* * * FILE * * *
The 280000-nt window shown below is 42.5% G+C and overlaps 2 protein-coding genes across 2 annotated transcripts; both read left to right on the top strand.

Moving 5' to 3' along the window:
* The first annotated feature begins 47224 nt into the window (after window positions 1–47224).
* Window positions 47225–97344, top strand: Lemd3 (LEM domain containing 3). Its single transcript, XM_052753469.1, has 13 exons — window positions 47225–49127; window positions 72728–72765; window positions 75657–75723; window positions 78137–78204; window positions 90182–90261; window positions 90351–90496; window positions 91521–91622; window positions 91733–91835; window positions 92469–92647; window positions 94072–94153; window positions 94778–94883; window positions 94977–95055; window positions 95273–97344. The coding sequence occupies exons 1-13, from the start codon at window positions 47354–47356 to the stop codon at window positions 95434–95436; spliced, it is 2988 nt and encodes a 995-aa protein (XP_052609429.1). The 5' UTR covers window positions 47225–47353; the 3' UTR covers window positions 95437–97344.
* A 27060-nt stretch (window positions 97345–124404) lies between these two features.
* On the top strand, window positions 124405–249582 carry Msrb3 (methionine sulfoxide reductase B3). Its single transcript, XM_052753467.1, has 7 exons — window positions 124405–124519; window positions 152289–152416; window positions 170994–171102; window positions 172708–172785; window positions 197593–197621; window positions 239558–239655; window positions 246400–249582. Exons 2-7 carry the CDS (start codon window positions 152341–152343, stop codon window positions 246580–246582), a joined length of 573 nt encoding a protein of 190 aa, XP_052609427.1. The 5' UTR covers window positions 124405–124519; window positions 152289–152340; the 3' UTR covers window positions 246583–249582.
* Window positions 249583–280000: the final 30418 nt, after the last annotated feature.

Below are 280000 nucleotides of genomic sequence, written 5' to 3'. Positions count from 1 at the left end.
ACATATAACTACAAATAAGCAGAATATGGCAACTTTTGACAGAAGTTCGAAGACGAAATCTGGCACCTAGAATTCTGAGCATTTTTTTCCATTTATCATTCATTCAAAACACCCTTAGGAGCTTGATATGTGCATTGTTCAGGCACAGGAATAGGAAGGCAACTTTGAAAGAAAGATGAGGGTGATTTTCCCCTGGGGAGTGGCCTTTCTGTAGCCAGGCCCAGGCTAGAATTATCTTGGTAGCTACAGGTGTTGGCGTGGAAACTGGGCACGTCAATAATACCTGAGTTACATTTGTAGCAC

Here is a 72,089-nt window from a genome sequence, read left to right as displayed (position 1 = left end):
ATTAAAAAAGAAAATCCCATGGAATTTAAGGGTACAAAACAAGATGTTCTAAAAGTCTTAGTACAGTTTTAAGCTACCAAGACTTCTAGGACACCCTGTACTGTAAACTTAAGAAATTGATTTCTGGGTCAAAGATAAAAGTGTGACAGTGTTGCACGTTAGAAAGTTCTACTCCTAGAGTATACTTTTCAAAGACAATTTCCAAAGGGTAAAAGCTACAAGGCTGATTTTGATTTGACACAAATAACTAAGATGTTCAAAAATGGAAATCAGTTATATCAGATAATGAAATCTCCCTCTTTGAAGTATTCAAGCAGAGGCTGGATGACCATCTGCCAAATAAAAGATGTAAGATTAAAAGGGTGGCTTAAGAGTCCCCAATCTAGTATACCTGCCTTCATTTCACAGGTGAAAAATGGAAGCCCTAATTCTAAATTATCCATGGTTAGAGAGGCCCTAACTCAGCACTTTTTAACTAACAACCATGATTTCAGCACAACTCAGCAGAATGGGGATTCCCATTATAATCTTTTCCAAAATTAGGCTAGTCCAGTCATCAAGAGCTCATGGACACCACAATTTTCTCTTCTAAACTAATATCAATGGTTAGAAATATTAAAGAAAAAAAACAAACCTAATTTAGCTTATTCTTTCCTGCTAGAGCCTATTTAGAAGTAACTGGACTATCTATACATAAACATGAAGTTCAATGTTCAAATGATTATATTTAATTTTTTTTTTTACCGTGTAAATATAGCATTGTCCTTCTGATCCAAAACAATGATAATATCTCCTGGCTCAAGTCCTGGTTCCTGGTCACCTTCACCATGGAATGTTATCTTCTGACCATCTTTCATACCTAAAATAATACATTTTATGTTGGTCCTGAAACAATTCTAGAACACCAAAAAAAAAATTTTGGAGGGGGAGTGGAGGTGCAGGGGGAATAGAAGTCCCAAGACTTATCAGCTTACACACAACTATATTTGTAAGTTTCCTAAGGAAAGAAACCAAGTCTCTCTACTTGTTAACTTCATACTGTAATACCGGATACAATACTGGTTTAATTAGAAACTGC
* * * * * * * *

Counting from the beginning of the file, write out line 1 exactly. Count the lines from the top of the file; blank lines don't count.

The 280000-nt window shown below is 42.5% G+C and overlaps 2 protein-coding genes across 2 annotated transcripts; both read left to right on the top strand.